County commission candidates face off at south Tampa forum
Ten south Tampa neighborhood associations hosted their first-ever candidate forum tonight for Hillsborough County Commission candidates who shared their positions on balancing the county budget, panhandling, a proposed transportation improvement tax and and spurring economic development. Sandy Murman, a Republican candidate in the race for the District 1 seat that represents south Tampa and the southeastern shore of Hillsborough County, said if elected she will call for a 5 percent cut to salaries of county commissioners. Murman, a former state House representative, said she opposes the referendum on the 1 cent sales tax to pay for transportation improvements that will go before voters in November. “We need to improve our transporation system,” she said. “But taxes in a bad economy are generally an economic disaster.” She also said she wants to ease regulations that inhibit small business development, including environmental regulations. “They can’t get past the red tape,” she said. “The regulations are there for a reason,” countered John Dingfelder, the Democratic candidate facing Murman. They protect neighborhoods and the environment, he said. He talked about his accomplishments during seven plus years as a City Council member, including pressing for a green building ordinance and fighting for neighborhood improvements such as sidewalks. To create jobs, he said he’d like to see the county develop a business incubator in conjunction with the University of South Florida focused on energy, health care and high technology. He said he plans to vote in favor of the transportation tax in part because it will create jobs but also because it will double the size of the county’s bus system. “We have an abyssmally horrible bus system,” he said.
Ken Hagan, the Republican incumbent running for the county-wide District 5 seat, touted his work advocating for children, including establishing a program in schools, parks and libraries that teaches kids about the dangers of the Internet. He also highlighted his proposal to offer property tax breaks to businesses that expand or relocate to the county. A referendum on that plan will go before voters in November.
Linda Saul-Sena, the Democratic candidate in the District 5 race, suggested trimming the county budget by limiting overtime and consolidating county and city services. She said she supports the transportation tax because it will provide options for getting around the county. She said she is eager to serve on the county commission because it also serves as the county’s Environmental Protection Commission. She lashed out at Hagan who was among the EPC members to shoot down a ban on nitrogen based fertilizer sales during the summer rainy season to prevent pollution of the county’s waterways.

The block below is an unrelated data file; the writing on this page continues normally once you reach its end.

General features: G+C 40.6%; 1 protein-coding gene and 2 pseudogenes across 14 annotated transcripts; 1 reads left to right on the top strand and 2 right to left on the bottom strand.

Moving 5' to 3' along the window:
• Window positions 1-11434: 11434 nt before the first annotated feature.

Jim Hosler, who’s running with no party affiliation in District 5, cast himself as a political outsider compared to Hagan, who has been on the commission for eight years, and Saul-Sena, who served five four-year terms on the City Council. In talking about growth management, Hosler said the commission needs someone who isn’t constantly making decisions with campaign contributions in mind. “Your county government is controlled by the land development industry,” he said. He suggested abolishing the Tampa Sports Authority, saying county leaders put too much emphasis on sports. He called the authority just another carrot elected officials can use to solicit campaign contributions. Hosler said he opposes the sales tax referendum because the rail plan is bad, the timing isn’t right for raising taxes and it will hurt businesses. He said if elected his pet project would be to make the county commission a non-partisan board like the City Council and the county school board. “Is the board of county commissioners any better because it’s run by Republicans and Democrats? I don’t think so,” he said.
The candidates also weighed in on panhandling in the county. “We need an ordinance to ban it,” Hagan said. “That process has already begun.” Hagan said the panhandlers create a “pathetic” environment that is distasteful to business owners considering relocating to the county. Saul-Sena, though, advised showing some compassion. “The reason we have a problem with panhandlers is because we have a problem with hunger and homelessness,” she said. “Sweeping the problem away is not a mature response.” Hosler said panhandling should be banned, but the issue of homelessness also needs to be addressed. “We’re not doing a very good job of that,” he said.
Janet Zink, Times staff writer